Some cars stole our hearts in the 90s. But In 2020 it keeps getting stolen.
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Here’s the unfortunate reality of being a car owner in Malaysia, there’s always that niggling fear in the back of your mind that one day your car might get stolen. In fact, our country even had the dubious honour in 2016 of being one of the top 10 countries in the world with the highest number of vehicle thefts.
But, wait! There’s some good news this year – somewhat
The total number of vehicle thefts has reduced by 37% in 2020, with 7,400 cases reported last year compared to 11,675 cases in 2019 reported The Star.
According to the Vehicle Theft Reduction Council of Malaysia (VTREC), an average of 20 cars were reported stolen daily in 2020, a decease from 2019’s 32 average missing cars.
However, Bukit Aman CID (intelligence/operations) deputy director Deputy Comm Datuk Dev Kumar said that more could be done to raise awareness as car theft syndicates get increasingly sophisticated with each passing year. The drive to steal local cars were largely based on cannibalising them for parts, while foreign-made vehicles would be sold overseas.
If you’re wondering how popular your car is among thieves, here’s VTREC’s list of the most stolen cars in Malaysia in 2020.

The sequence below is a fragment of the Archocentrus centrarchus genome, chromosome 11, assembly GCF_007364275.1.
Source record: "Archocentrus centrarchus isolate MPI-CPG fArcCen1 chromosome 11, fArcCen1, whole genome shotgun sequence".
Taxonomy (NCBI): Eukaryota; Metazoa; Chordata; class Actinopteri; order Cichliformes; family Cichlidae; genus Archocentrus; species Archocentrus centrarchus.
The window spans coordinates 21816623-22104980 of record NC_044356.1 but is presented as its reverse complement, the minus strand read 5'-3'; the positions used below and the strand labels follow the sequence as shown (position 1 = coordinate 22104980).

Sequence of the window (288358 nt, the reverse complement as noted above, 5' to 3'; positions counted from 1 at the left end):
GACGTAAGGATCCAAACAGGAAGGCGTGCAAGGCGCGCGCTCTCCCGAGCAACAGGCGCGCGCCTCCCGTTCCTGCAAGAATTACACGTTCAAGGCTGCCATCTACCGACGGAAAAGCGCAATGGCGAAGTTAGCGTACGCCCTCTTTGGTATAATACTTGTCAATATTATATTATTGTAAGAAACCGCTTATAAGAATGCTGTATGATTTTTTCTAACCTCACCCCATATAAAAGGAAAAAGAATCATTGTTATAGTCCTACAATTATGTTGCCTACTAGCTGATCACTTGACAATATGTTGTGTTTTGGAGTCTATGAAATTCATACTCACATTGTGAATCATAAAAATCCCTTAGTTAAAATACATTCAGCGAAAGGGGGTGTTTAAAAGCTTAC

10. Toyota Vellfire – 60 stolen units
Malaysia’s quintessential rich man car certainly has a lot of fans across social strata with 60 units disappearing in 2020.
Fun fact: The Vellfire name was derived from “velvet” and “fire” to emphasize the vehicle’s “smooth” and “passionate” characteristics.
9. Honda City – 75 stolen units
The Honda City has always been popular among Malaysian car buyers, and apparently, it’s quite admired by thieves too with 75 units reported stolen.
This family sedan produced by the Japanese manufacturer since 1981 has seen many different variations over the years. Since the second-generation model was introduced in the country in 2019, the car has seen more than 100,000 units sold. Most recently, the 2020 Honda City – 5th-gen was launched in Malaysia in October 2020.
8. Honda Civic – 85 stolen units
The sturdy sedan has gone through many changes since the first two-door model was introduced in 1972. This Japanese machine has been credited to be among the best cars that the nation of the rising sun has to offer, noted as being reliable and having excellent performance.
Well, this trend is bound to keep on going, as the car takes 8th place with a total of 85 units stolen this year.
7. Proton Waja – 104 stolen units
Many may remember the Proton Waja for being dubbed a Mitsubishi Lancer clone, but it’s also the first-ever car to be fully designed in-house by Proton.
Despite its issues with quality and ergonomics, the Proton Waja was a success with 292,556 units sold between 2000 and 2012. The car was even being sold in the UK under the name Proton Impian at one point.
And even nearly a decade after its been discontinued, the Waja still remains admired by its faithful owners and thieves alike with 104 units nicked.
6. Proton Saga – 110 stolen units
Malaysia’s first ever production car still remains a favourite for buyers and thieves alike with a whopping 110 stolen units last year.